Campus Units

Economics

Document Type

Book Chapter

Publication Version

Published Version

Publication Date

1996

Journal or Book Title

The Economics of Agriculture: Papers in Honor of D. Gale Johnson

Volume

2

Editors

John M. Antle and Daniel A. Sumner

Publisher

The University of Chicago Press

Place of Publication

Chicago

First Page or Article ID Number

55

Last Page

79

Abstract

Labor, or the time of the human agent, is one of the most important inputs in production. Labor services in agriculture are provided: by farm operators/ managers who perform very important allocative, production/marketing decision making and supervisory functions (Schultz 1972; Huf&nan 1985; Huffman 199lb) and frequently engage directly in production; by members of the operator's family or relatives who largely work without direct compensation; and by hired workers. The incomes of farm families and of hired farm workers are determined not only by the amount of labor that they sell but also by the amount of other resources to which they hold income rights. Historically, issues have been raised not only about trends in the functional distribution of income in the United States but also about how well labor and capital markets are functioning to keep returns comparable across sectors and regions.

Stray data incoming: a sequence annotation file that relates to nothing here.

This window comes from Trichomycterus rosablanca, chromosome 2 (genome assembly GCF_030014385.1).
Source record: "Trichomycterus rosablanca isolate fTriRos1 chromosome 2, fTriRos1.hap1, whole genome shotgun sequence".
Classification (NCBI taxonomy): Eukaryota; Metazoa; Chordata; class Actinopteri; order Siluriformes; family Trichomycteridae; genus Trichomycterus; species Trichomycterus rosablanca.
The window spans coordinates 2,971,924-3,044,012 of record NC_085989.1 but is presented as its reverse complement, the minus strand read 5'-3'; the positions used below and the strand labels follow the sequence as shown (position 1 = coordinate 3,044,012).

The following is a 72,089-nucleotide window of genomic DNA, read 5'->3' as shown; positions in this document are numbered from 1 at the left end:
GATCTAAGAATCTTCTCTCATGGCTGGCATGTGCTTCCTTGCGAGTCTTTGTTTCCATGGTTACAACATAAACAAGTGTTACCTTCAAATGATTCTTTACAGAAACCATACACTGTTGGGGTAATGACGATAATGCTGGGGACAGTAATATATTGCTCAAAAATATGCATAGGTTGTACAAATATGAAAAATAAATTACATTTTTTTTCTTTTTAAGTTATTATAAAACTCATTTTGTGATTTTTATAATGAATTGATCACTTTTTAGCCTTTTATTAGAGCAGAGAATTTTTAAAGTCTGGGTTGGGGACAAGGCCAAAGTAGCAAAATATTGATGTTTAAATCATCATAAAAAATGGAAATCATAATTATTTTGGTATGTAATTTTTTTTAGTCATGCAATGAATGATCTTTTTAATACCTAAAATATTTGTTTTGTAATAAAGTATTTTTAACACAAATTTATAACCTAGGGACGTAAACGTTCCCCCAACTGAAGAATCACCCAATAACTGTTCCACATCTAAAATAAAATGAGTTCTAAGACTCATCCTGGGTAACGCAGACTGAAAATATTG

Comments

This chapter is from The Economics of Agriculture: Papers in Honor of D. Gale Johnson 2 (1996): 55. Posted with permission.

Copyright Owner

The University of Chicago

Language

en

File Format

application/pdf

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